I didn’t want to like this hill. Unfortunately most of my winter has been spent in the Midwest. Thus I have about had about my fill of small places and short hills. Ski Snowstar near Moline, Illinois seemed like more of the same. Illinois is known for farm land, presidential candidates and being flat as a pancake. It is not known for skiing. As I pulled into the parking lot at this place, Cartwright was more prevalent than Columbia as the primary attire. There was even a country barn with horses visible next to the lift house. This is going to be a quick visit, I thought. I am going to have a “never going to last here.” Surprisingly I was wrong.
This little progressive ski area opened near Moline, Illinois in 1981. It has been adding trails and lifts ever since. At first it only had 3 runs off one lift, but now boasts 15 named runs off 3 lifts. The result is a ski area that is little bit more than a local ski hill but not yet truly a ski destination.
The layout is typical Midwestern “upside down.” The trails fall away into a valley that eventually leads to the nearby Mississippi River. The ski area tries hard to make the best of what nature has provided. The trails for the most part are wide and well groomed. One small mogul area named “Ozone” provided some nice bump challenges. The area’s short drop of all of 228 feet meant that most trails were only single or at most double pitched. The quality of those pitches however allowed for some excellent, although short, runs.
In the past, small short ski areas have turned to ski racing to drive the local interest. This trend has been solidly replaced by terrain parks and tubing areas. Although Ski Snowstar does have a tubing park it is the terrain park that is the draw.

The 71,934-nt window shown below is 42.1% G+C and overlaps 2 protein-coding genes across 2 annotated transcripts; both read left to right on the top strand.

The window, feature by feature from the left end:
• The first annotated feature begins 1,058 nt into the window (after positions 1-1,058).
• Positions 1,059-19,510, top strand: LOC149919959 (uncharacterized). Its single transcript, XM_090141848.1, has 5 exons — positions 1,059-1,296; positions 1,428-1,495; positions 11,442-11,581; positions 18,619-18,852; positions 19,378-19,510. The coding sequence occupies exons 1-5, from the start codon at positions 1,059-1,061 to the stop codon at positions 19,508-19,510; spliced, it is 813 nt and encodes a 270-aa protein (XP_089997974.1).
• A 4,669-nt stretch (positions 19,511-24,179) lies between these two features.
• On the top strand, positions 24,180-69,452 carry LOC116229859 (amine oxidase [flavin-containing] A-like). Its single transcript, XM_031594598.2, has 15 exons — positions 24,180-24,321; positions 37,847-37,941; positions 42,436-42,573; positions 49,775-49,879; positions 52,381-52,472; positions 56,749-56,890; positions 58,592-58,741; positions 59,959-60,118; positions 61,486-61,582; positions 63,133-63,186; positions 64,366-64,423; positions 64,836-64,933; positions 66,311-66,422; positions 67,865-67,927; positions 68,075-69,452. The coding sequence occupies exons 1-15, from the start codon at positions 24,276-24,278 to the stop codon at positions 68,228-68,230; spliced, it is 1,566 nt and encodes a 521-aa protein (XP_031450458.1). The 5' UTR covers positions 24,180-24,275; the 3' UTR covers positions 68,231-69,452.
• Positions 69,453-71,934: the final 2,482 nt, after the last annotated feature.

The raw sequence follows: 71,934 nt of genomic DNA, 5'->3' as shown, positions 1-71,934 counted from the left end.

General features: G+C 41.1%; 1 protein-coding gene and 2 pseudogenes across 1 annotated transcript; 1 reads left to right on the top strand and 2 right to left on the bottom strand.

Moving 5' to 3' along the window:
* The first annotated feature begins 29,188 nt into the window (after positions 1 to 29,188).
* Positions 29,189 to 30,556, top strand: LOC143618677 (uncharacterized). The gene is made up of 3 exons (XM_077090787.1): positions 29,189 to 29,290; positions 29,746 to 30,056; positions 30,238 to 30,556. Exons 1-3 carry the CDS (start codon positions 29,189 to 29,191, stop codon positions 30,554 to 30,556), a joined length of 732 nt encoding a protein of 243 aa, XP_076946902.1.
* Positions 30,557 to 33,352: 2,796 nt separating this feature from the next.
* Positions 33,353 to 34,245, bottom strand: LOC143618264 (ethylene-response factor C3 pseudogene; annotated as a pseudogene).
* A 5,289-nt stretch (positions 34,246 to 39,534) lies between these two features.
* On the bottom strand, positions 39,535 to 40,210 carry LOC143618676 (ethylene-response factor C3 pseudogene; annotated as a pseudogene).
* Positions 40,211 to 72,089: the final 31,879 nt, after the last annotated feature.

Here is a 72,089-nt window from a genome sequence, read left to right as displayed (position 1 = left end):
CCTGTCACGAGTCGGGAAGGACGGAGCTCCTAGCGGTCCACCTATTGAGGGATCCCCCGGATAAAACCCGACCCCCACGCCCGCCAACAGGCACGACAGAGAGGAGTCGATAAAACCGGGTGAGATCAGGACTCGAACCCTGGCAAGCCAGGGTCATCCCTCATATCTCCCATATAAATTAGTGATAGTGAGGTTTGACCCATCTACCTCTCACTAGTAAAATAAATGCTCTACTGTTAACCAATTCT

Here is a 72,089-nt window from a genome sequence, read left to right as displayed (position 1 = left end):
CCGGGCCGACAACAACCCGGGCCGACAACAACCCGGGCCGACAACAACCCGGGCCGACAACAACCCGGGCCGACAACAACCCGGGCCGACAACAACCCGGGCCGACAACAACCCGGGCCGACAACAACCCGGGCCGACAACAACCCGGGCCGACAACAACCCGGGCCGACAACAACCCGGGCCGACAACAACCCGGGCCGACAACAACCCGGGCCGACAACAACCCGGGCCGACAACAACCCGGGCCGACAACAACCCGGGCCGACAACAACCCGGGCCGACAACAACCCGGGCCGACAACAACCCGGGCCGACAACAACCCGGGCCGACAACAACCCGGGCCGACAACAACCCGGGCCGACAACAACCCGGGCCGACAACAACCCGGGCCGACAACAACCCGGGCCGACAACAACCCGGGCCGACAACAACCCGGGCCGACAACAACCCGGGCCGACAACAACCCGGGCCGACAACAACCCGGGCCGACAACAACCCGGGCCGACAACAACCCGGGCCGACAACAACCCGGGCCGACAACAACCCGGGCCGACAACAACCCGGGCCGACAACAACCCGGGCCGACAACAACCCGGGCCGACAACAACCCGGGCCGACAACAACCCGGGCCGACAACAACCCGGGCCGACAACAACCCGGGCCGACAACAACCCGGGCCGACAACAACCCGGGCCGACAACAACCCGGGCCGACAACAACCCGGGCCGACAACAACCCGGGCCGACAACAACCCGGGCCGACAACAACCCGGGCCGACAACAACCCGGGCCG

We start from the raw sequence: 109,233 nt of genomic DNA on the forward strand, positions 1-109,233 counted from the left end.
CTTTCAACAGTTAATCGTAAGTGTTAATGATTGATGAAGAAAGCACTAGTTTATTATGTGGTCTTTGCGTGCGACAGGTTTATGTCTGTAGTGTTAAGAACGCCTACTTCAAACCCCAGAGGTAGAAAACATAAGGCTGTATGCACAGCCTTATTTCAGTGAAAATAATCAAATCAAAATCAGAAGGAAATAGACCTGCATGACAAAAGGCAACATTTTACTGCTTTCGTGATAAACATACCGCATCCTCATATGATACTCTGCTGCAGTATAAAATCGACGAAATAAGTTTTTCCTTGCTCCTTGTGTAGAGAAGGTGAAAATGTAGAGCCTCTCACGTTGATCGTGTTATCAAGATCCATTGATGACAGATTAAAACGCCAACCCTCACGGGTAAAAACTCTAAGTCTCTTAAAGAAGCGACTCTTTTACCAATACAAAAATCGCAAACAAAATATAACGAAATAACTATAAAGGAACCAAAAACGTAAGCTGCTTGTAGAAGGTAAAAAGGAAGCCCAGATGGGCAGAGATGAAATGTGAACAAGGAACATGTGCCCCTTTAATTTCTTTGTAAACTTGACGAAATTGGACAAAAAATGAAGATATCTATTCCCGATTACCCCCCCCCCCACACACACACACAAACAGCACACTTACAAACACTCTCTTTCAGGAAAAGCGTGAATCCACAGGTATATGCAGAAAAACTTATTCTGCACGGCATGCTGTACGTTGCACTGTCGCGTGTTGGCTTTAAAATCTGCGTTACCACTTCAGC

One whole side of the trailmap is the terrain area. One trail, “Pluto’s Revenge,” is a creek ravine that has been turned into a playland. The sides of the ravine provide a natural half pipe. The trees and bushes on top provide excellent obstacles. Additionally the snowmaking crew had blown features into the trail. The terrain crew had also added rails and a table top. To call it a terrain park underplays the effort the resort has put into this and the nearby “Cosmos” trail. These are more ski trails with terrain features. Open to all, this area provided numerous well-marked and maintained features and hits, with a level of quality and quantity that proves the management takes terrain features seriously. Even the beginner area had two jumps and a practice rail off the rope tow!
The day of my visit, recent snows added to an outstanding coverage. The day was a perfect clear 19 degrees at slope opening and warmed to a pleasant 27 degrees by mid afternoon. The snow loosened up nicely and was the best quality I have found all year.
After the first couple of runs the thoughts of returning to my car began to fade. Ski Snowstar puts on such a strong effort that it grows on you. The lifts are slow but the ride up is so short that you hardly notice being on the lift. As a result you make many more runs per day than at a larger ski area. I easily broke the dollar per run barrier; of course another advantage to the Midwest is the pricing - my all-day ticket was only $26!
Those folks in Cartrights I saw when I came in? Well they where the same folks I saw throwing helicopters and pulling big air in the terrain area. All goes to show most things are not what you expected. Ski Snowstar is a small area that tries hard and that is all you can ask for.
Robbie Allen is an avid small hill skier. He has written several articles on the many small hills he has sought out.
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